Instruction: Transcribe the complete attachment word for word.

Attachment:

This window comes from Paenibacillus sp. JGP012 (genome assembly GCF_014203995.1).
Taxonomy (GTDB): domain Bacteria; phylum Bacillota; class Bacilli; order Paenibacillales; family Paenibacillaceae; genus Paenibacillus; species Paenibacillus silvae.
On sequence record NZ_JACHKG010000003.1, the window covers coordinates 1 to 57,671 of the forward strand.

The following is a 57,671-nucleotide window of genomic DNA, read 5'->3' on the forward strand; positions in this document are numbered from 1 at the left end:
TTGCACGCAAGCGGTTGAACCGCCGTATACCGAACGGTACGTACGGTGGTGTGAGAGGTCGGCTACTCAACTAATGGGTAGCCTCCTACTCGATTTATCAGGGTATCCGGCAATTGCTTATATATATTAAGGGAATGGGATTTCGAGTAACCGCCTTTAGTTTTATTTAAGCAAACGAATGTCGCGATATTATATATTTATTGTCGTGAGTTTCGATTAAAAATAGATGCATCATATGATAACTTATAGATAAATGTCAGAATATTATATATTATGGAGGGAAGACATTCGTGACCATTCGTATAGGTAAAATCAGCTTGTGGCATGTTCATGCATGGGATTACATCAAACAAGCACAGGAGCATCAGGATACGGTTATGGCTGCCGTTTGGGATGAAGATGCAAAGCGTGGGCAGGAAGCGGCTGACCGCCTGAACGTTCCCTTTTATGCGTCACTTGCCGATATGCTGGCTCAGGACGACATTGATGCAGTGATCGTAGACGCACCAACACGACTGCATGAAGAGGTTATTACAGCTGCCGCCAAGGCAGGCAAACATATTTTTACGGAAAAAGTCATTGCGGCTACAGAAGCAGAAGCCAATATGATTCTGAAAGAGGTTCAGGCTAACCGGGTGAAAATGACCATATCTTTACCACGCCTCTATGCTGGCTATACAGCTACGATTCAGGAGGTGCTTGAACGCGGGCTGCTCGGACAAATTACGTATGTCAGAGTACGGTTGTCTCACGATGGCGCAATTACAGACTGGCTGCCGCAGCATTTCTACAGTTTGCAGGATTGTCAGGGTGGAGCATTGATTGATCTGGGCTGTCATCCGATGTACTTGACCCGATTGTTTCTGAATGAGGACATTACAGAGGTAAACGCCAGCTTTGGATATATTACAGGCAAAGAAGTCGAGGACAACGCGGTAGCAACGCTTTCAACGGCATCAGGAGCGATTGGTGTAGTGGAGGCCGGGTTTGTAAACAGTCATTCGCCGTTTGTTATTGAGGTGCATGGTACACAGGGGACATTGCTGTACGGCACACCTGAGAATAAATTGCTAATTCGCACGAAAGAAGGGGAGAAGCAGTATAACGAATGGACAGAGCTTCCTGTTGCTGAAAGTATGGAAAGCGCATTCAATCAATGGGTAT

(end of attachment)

This window comes from Paenibacillus sp. JGP012 (genome assembly GCF_014203995.1).
Taxonomy (GTDB): domain Bacteria; phylum Bacillota; class Bacilli; order Paenibacillales; family Paenibacillaceae; genus Paenibacillus; species Paenibacillus silvae.
On sequence record NZ_JACHKG010000003.1, the window covers coordinates 1 to 57,671 of the forward strand.

The following is a 57,671-nucleotide window of genomic DNA, read 5'->3' on the forward strand; positions in this document are numbered from 1 at the left end:
TTGCACGCAAGCGGTTGAACCGCCGTATACCGAACGGTACGTACGGTGGTGTGAGAGGTCGGCTACTCAACTAATGGGTAGCCTCCTACTCGATTTATCAGGGTATCCGGCAATTGCTTATATATATTAAGGGAATGGGATTTCGAGTAACCGCCTTTAGTTTTATTTAAGCAAACGAATGTCGCGATATTATATATTTATTGTCGTGAGTTTCGATTAAAAATAGATGCATCATATGATAACTTATAGATAAATGTCAGAATATTATATATTATGGAGGGAAGACATTCGTGACCATTCGTATAGGTAAAATCAGCTTGTGGCATGTTCATGCATGGGATTACATCAAACAAGCACAGGAGCATCAGGATACGGTTATGGCTGCCGTTTGGGATGAAGATGCAAAGCGTGGGCAGGAAGCGGCTGACCGCCTGAACGTTCCCTTTTATGCGTCACTTGCCGATATGCTGGCTCAGGACGACATTGATGCAGTGATCGTAGACGCACCAACACGACTGCATGAAGAGGTTATTACAGCTGCCGCCAAGGCAGGCAAACATATTTTTACGGAAAAAGTCATTGCGGCTACAGAAGCAGAAGCCAATATGATTCTGAAAGAGGTTCAGGCTAACCGGGTGAAAATGACCATATCTTTACCACGCCTCTATGCTGGCTATACAGCTACGATTCAGGAGGTGCTTGAACGCGGGCTGCTCGGACAAATTACGTATGTCAGAGTACGGTTGTCTCACGATGGCGCAATTACAGACTGGCTGCCGCAGCATTTCTACAGTTTGCAGGATTGTCAGGGTGGAGCATTGATTGATCTGGGCTGTCATCCGATGTACTTGACCCGATTGTTTCTGAATGAGGACATTACAGAGGTAAACGCCAGCTTTGGATATATTACAGGCAAAGAAGTCGAGGACAACGCGGTAGCAACGCTTTCAACGGCATCAGGAGCGATTGGTGTAGTGGAGGCCGGGTTTGTAAACAGTCATTCGCCGTTTGTTATTGAGGTGCATGGTACACAGGGGACATTGCTGTACGGCACACCTGAGAATAAATTGCTAATTCGCACGAAAGAAGGGGAGAAGCAGTATAACGAATGGACAGAGCTTCCTGTTGCTGAAAGTATGGAAAGCGCATTCAATCAATGGGTAT